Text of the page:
Patients were followed for an average of 3.7 years. Associations between tooth loss and outcomes were calculated after adjusting for cardiovascular risk factors and socioeconomic status. The primary outcome was major cardiovascular events (a composite of cardiovascular death, myocardial infarction and stroke).

Patients with a high level of tooth loss were older, smokers, female, less active and more likely to have diabetes, higher blood pressure, higher body mass index and lower education. During follow up there were 1 543 major cardiovascular events, 705 cardiovascular deaths, 1 120 deaths from any cause and 301 strokes.

After adjusting for cardiovascular risk factors and socioeconomic status, every increase in category of tooth loss was associated with a 6% increased risk of major cardiovascular events, 17% increased risk of cardiovascular death, 16% increased risk of all-cause death and 14% increased risk of stroke.

Compared to those with all of their teeth, after adjusting for risk factors and socioeconomic status, the group with no teeth had a 27% increased risk of major cardiovascular events, 85% increased risk of cardiovascular death, 81% increased risk of all-cause death and 67% increased risk of stroke.

“The risk increase was gradual, with the highest risk in those with no remaining teeth,” said Dr Vedin. “For example the risks of cardiovascular death and all-cause death were almost double to those with all teeth remaining. Heart disease and gum disease share many risk factors such as smoking and diabetes but we adjusted for these in our analysis and found a seemingly independent relationship between the two conditions.”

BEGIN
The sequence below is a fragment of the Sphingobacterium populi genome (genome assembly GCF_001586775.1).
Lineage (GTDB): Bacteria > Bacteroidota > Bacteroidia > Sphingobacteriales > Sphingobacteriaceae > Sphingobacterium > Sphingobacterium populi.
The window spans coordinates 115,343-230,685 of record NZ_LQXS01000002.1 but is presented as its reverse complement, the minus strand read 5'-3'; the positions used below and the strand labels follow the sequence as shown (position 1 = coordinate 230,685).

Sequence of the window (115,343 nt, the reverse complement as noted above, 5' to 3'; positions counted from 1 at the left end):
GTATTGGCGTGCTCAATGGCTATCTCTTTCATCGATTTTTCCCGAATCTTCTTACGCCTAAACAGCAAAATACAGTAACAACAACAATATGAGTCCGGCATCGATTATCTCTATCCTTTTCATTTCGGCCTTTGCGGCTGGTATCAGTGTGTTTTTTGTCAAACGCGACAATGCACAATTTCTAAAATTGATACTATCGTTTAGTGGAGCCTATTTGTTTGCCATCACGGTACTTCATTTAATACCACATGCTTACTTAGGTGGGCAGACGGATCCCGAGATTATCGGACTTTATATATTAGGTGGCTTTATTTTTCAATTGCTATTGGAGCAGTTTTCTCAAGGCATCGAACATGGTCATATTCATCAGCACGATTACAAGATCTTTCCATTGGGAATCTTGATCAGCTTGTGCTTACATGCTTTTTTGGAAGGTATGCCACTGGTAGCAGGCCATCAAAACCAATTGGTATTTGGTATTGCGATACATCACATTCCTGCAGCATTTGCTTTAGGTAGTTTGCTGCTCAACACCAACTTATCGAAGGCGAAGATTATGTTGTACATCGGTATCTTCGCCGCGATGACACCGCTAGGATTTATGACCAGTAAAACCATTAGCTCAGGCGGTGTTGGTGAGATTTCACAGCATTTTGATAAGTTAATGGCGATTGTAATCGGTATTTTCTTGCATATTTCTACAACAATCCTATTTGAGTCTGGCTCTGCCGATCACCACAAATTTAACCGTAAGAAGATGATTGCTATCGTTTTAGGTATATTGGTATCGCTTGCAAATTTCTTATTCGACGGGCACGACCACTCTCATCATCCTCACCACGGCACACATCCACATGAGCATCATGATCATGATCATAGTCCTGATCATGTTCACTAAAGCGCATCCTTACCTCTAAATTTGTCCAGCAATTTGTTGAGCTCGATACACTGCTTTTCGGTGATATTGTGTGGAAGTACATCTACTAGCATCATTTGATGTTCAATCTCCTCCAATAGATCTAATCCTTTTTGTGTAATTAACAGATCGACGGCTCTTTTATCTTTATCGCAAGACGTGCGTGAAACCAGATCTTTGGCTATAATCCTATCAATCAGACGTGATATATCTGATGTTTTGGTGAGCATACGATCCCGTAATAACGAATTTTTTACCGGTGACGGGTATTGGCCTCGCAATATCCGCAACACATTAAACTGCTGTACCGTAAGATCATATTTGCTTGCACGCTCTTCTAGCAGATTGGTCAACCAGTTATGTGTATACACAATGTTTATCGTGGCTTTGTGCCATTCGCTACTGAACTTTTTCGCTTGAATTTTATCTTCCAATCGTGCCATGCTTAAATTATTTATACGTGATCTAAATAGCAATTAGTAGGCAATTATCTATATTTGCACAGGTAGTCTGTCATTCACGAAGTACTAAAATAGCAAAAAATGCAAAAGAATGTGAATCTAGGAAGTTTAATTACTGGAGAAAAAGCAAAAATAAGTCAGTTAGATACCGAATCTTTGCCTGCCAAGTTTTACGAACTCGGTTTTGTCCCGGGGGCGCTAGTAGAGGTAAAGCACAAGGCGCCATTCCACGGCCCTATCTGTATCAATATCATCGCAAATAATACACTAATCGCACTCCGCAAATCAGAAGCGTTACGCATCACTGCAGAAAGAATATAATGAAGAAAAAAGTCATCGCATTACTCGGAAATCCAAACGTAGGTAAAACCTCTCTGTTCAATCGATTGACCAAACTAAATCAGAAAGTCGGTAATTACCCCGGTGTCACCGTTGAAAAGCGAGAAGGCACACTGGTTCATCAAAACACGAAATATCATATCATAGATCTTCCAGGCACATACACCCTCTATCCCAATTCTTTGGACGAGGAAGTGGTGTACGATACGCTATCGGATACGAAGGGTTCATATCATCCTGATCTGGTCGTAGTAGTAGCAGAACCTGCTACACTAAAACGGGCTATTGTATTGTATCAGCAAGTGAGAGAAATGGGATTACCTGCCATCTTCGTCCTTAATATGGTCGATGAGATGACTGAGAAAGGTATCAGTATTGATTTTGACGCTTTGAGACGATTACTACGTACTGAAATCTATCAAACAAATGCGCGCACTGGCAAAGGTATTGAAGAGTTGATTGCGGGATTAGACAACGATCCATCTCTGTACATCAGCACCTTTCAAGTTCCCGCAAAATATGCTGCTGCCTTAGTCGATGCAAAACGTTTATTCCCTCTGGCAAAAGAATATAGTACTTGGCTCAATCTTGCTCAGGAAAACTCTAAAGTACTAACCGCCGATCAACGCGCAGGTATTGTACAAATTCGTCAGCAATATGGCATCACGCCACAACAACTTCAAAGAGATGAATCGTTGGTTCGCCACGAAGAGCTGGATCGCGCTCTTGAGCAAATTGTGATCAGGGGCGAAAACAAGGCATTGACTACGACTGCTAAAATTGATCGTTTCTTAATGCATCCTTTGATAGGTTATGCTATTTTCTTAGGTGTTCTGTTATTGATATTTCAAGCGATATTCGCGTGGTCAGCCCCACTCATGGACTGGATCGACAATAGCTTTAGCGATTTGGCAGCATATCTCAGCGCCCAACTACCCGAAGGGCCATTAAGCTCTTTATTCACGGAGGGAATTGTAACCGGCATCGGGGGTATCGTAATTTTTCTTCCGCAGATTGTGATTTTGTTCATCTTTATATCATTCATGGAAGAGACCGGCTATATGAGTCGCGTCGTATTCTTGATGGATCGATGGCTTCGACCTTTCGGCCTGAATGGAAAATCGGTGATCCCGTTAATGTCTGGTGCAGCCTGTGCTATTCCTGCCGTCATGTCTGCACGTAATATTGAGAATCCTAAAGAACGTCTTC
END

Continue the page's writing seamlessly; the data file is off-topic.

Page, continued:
“Many patients in the study had lost teeth so we are not talking about a few individuals here,” continued Dr Vedin. “Around 16% of patients had no teeth and roughly 40% were missing half of their teeth.”

During the study period 746 patients had a myocardial infarction. There was a 7% increased risk of myocardial infarction for every increase in tooth loss but this was not significant after adjustment for risk factors and socioeconomic status. Dr Vedin said: “We found no association between number of teeth and risk of myocardial infarction. This was puzzling since we had robust associations with other cardiovascular outcomes, including stroke.”

Gum disease is one of the most common causes of tooth loss. The inflammation from gum disease is thought to trigger the atherosclerotic process and may explain the associations observed in the study. Poor dental hygiene is one of the strongest risk factors for gum disease.

“This was an observational study so we cannot conclude that gum disease directly causes adverse events in heart patients,” said Dr Vedin. “But tooth loss could be an easy and inexpensive way to identify patients at higher risk who need more intense prevention efforts. While we can’t yet advise patients to look after their teeth to lower their cardiovascular risk, the positive effects of brushing and flossing are well established. The potential for additional positive effects on cardiovascular health would be a bonus.”

Published by MNT: